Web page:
Opponents of a planned high speed rail line between London and Birmingham have vowed to continue their fight despite a series of changes to the planned route.
Transport Secretary Philip Hammond has announced a series of changes designed to reduce the impact of the 250mph trains on residents living along the route.
They include lowering the line and moving it further away from the village of Stoneleigh, Warwickshire; lowering the line near Burton Green, Warwickshire, and moving it further away from Lichfield, Staffordshire.
But the Government faces opposition from politicians in all parties to the proposals.
MP Jim Cunningham (Lab Coventry South) told him: “His comments will be little comfort to people in Warwickshire”.
Conservative MPs including Dan Byles (Con North Warwickshire) and Michael Fabricant (Con Lichfield) have warned they are not convinced high speed rail lines are needed at all.
But Centro, the West Midlands Passenger Transport Authority, urged the Government to continue supporting high speed rail.
Centro chief executive Geoff Inskip said: “This is good news for the West Midlands. High speed rail will transform the region’s economy, creating new jobs and boosting economic activity.”
And Mike Whitby, Conservative leader of Birmingham City Council, said: “High Speed Rail will serve as a catalyst for inward investment, employment and growth, ensuring we take full advantage of economic recovery.”
However, Alice Barnard, chief executive of the Countryside Alliance, said: “Despite rural people being most affected by the proposed HS2 route, communities living in the countryside will see no local benefits.
"There are no proposed stations outside London and Birmingham. This confirms that high speed rail travel will be accessible for people living in urban areas but the impact felt by those living in the countryside."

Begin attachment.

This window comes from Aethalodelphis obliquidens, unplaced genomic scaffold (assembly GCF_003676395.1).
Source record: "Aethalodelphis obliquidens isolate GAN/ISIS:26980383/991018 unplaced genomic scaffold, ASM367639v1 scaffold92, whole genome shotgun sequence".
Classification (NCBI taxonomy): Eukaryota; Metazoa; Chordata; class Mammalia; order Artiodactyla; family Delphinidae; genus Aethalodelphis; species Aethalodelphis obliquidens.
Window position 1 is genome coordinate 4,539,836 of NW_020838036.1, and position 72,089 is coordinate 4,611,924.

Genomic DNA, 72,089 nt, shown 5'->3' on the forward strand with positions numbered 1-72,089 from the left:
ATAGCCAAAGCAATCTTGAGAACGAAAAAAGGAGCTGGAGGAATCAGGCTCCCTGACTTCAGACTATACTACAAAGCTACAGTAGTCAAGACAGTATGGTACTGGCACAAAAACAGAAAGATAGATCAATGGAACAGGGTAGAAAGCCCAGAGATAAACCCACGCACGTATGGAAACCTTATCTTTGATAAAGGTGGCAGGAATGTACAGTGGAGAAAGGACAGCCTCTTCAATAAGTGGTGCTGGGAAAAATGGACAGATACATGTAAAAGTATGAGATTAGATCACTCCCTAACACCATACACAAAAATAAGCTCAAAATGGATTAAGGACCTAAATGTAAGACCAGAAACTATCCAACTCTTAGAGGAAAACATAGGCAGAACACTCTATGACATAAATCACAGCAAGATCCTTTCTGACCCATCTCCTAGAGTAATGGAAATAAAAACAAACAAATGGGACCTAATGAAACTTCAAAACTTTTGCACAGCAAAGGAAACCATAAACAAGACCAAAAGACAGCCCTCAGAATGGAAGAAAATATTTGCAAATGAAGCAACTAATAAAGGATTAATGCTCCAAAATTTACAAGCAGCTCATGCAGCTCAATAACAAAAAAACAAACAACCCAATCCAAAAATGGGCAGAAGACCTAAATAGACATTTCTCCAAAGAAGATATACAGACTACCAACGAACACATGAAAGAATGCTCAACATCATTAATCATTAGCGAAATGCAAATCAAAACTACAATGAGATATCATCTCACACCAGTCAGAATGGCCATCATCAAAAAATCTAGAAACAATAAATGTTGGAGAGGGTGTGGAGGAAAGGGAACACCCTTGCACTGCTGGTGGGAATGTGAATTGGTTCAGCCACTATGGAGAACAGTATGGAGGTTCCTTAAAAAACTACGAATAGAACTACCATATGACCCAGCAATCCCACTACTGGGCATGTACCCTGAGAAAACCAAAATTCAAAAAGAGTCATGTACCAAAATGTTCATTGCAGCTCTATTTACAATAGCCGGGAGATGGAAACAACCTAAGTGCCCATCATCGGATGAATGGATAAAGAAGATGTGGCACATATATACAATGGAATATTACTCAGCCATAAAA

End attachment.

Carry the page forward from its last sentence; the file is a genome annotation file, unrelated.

Mr Hammond confirmed that the Government remained committed to building a line between London and Birmingham, which will eventually be extended north to Leeds and Manchester.
Trains will come into a new city centre station at Fazeley Street, and a second new station near Birmingham Airport.
A public consultation on the preferred route will start in February next year and construction is due to start in 2016.
Mr Hammond said: “Central Birmingham would be brought within 49 minutes of London – potentially less for non-stopping trains – and within 1 hour 5 minutes of Leeds.
“The released capacity on the West Coast Mainline would offer the possibility of commuter frequency fast services to London from places like Coventry and Milton Keynes.”
He added: “As part of the consultation process, roadshows will be held along the length of the preferred route from London to the West Midlands to ensure that local people have the opportunity to find out more about the project and to discuss specific concerns with those involved in developing the scheme.”
* Maps of the proposed High Speed Rail route can be found at the DfT website here.